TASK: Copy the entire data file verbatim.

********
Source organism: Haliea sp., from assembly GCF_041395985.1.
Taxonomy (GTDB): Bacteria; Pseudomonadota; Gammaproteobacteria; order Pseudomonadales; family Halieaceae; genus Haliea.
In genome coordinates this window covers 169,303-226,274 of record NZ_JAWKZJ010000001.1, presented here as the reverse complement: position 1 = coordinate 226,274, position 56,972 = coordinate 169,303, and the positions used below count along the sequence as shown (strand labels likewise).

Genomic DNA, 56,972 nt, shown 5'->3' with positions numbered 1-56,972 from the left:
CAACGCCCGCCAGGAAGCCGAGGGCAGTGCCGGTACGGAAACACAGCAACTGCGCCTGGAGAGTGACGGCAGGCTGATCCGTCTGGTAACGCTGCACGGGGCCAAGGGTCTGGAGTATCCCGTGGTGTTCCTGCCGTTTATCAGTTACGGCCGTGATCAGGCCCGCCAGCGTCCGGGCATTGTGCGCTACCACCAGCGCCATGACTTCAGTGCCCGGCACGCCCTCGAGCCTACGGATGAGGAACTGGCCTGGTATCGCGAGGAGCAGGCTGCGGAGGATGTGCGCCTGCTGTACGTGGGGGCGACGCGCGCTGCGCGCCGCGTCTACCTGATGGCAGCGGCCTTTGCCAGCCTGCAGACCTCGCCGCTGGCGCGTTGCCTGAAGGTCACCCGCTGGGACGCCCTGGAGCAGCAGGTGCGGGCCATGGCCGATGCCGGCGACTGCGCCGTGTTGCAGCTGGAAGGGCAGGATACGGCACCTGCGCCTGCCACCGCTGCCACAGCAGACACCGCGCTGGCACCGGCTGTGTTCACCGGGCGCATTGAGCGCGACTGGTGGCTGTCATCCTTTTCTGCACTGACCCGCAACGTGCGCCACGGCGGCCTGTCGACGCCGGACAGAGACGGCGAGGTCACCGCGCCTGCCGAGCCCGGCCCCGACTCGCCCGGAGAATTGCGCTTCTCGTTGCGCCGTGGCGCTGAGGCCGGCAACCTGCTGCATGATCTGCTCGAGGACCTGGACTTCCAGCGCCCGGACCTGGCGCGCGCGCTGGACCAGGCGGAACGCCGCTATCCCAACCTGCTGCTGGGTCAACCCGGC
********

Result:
Source organism: Haliea sp., from assembly GCF_041395985.1.
Taxonomy (GTDB): Bacteria; Pseudomonadota; Gammaproteobacteria; order Pseudomonadales; family Halieaceae; genus Haliea.
In genome coordinates this window covers 169,303-226,274 of record NZ_JAWKZJ010000001.1, presented here as the reverse complement: position 1 = coordinate 226,274, position 56,972 = coordinate 169,303, and the positions used below count along the sequence as shown (strand labels likewise).

Genomic DNA, 56,972 nt, shown 5'->3' with positions numbered 1-56,972 from the left:
CAACGCCCGCCAGGAAGCCGAGGGCAGTGCCGGTACGGAAACACAGCAACTGCGCCTGGAGAGTGACGGCAGGCTGATCCGTCTGGTAACGCTGCACGGGGCCAAGGGTCTGGAGTATCCCGTGGTGTTCCTGCCGTTTATCAGTTACGGCCGTGATCAGGCCCGCCAGCGTCCGGGCATTGTGCGCTACCACCAGCGCCATGACTTCAGTGCCCGGCACGCCCTCGAGCCTACGGATGAGGAACTGGCCTGGTATCGCGAGGAGCAGGCTGCGGAGGATGTGCGCCTGCTGTACGTGGGGGCGACGCGCGCTGCGCGCCGCGTCTACCTGATGGCAGCGGCCTTTGCCAGCCTGCAGACCTCGCCGCTGGCGCGTTGCCTGAAGGTCACCCGCTGGGACGCCCTGGAGCAGCAGGTGCGGGCCATGGCCGATGCCGGCGACTGCGCCGTGTTGCAGCTGGAAGGGCAGGATACGGCACCTGCGCCTGCCACCGCTGCCACAGCAGACACCGCGCTGGCACCGGCTGTGTTCACCGGGCGCATTGAGCGCGACTGGTGGCTGTCATCCTTTTCTGCACTGACCCGCAACGTGCGCCACGGCGGCCTGTCGACGCCGGACAGAGACGGCGAGGTCACCGCGCCTGCCGAGCCCGGCCCCGACTCGCCCGGAGAATTGCGCTTCTCGTTGCGCCGTGGCGCTGAGGCCGGCAACCTGCTGCATGATCTGCTCGAGGACCTGGACTTCCAGCGCCCGGACCTGGCGCGCGCGCTGGACCAGGCGGAACGCCGCTATCCCAACCTGCTGCTGGGTCAACCCGGC